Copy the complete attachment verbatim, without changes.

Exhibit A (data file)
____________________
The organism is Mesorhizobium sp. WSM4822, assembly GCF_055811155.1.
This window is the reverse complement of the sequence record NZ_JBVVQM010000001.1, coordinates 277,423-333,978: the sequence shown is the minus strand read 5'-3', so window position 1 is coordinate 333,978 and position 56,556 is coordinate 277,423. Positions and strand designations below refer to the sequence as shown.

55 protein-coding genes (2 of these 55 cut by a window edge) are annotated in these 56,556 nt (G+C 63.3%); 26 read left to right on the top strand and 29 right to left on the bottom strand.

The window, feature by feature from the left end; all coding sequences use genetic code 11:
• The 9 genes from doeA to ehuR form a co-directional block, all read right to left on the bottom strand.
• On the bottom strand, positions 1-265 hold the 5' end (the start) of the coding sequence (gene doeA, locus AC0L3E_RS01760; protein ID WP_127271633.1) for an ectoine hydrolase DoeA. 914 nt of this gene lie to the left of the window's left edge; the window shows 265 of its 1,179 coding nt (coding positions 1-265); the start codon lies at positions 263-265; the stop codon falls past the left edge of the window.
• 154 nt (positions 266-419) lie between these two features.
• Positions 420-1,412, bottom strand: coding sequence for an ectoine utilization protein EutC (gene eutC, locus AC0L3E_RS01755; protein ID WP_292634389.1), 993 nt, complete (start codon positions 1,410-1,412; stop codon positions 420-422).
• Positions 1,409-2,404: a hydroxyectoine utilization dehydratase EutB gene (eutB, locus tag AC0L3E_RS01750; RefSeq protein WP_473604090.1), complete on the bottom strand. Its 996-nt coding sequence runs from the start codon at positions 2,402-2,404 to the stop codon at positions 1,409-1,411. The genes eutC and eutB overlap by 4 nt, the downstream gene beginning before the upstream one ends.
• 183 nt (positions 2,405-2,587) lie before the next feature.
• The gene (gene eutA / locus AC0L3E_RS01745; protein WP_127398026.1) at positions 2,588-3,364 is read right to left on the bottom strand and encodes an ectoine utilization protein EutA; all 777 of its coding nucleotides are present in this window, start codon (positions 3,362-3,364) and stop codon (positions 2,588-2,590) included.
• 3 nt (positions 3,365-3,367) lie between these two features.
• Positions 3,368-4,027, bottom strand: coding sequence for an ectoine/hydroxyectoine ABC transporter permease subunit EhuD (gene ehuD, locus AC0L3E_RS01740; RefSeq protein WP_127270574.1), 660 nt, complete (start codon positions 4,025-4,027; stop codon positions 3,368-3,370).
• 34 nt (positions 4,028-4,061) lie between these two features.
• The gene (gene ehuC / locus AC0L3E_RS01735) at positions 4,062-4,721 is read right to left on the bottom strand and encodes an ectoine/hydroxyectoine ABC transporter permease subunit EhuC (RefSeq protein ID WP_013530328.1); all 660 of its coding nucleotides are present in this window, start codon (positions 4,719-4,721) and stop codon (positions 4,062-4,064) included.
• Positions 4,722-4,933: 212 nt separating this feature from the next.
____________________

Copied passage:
The organism is Mesorhizobium sp. WSM4822, assembly GCF_055811155.1.
This window is the reverse complement of the sequence record NZ_JBVVQM010000001.1, coordinates 277,423-333,978: the sequence shown is the minus strand read 5'-3', so window position 1 is coordinate 333,978 and position 56,556 is coordinate 277,423. Positions and strand designations below refer to the sequence as shown.

55 protein-coding genes (2 of these 55 cut by a window edge) are annotated in these 56,556 nt (G+C 63.3%); 26 read left to right on the top strand and 29 right to left on the bottom strand.

The window, feature by feature from the left end; all coding sequences use genetic code 11:
• The 9 genes from doeA to ehuR form a co-directional block, all read right to left on the bottom strand.
• On the bottom strand, positions 1-265 hold the 5' end (the start) of the coding sequence (gene doeA, locus AC0L3E_RS01760; protein ID WP_127271633.1) for an ectoine hydrolase DoeA. 914 nt of this gene lie to the left of the window's left edge; the window shows 265 of its 1,179 coding nt (coding positions 1-265); the start codon lies at positions 263-265; the stop codon falls past the left edge of the window.
• 154 nt (positions 266-419) lie between these two features.
• Positions 420-1,412, bottom strand: coding sequence for an ectoine utilization protein EutC (gene eutC, locus AC0L3E_RS01755; protein ID WP_292634389.1), 993 nt, complete (start codon positions 1,410-1,412; stop codon positions 420-422).
• Positions 1,409-2,404: a hydroxyectoine utilization dehydratase EutB gene (eutB, locus tag AC0L3E_RS01750; RefSeq protein WP_473604090.1), complete on the bottom strand. Its 996-nt coding sequence runs from the start codon at positions 2,402-2,404 to the stop codon at positions 1,409-1,411. The genes eutC and eutB overlap by 4 nt, the downstream gene beginning before the upstream one ends.
• 183 nt (positions 2,405-2,587) lie before the next feature.
• The gene (gene eutA / locus AC0L3E_RS01745; protein WP_127398026.1) at positions 2,588-3,364 is read right to left on the bottom strand and encodes an ectoine utilization protein EutA; all 777 of its coding nucleotides are present in this window, start codon (positions 3,362-3,364) and stop codon (positions 2,588-2,590) included.
• 3 nt (positions 3,365-3,367) lie between these two features.
• Positions 3,368-4,027, bottom strand: coding sequence for an ectoine/hydroxyectoine ABC transporter permease subunit EhuD (gene ehuD, locus AC0L3E_RS01740; RefSeq protein WP_127270574.1), 660 nt, complete (start codon positions 4,025-4,027; stop codon positions 3,368-3,370).
• 34 nt (positions 4,028-4,061) lie between these two features.
• The gene (gene ehuC / locus AC0L3E_RS01735) at positions 4,062-4,721 is read right to left on the bottom strand and encodes an ectoine/hydroxyectoine ABC transporter permease subunit EhuC (RefSeq protein ID WP_013530328.1); all 660 of its coding nucleotides are present in this window, start codon (positions 4,719-4,721) and stop codon (positions 4,062-4,064) included.
• Positions 4,722-4,933: 212 nt separating this feature from the next.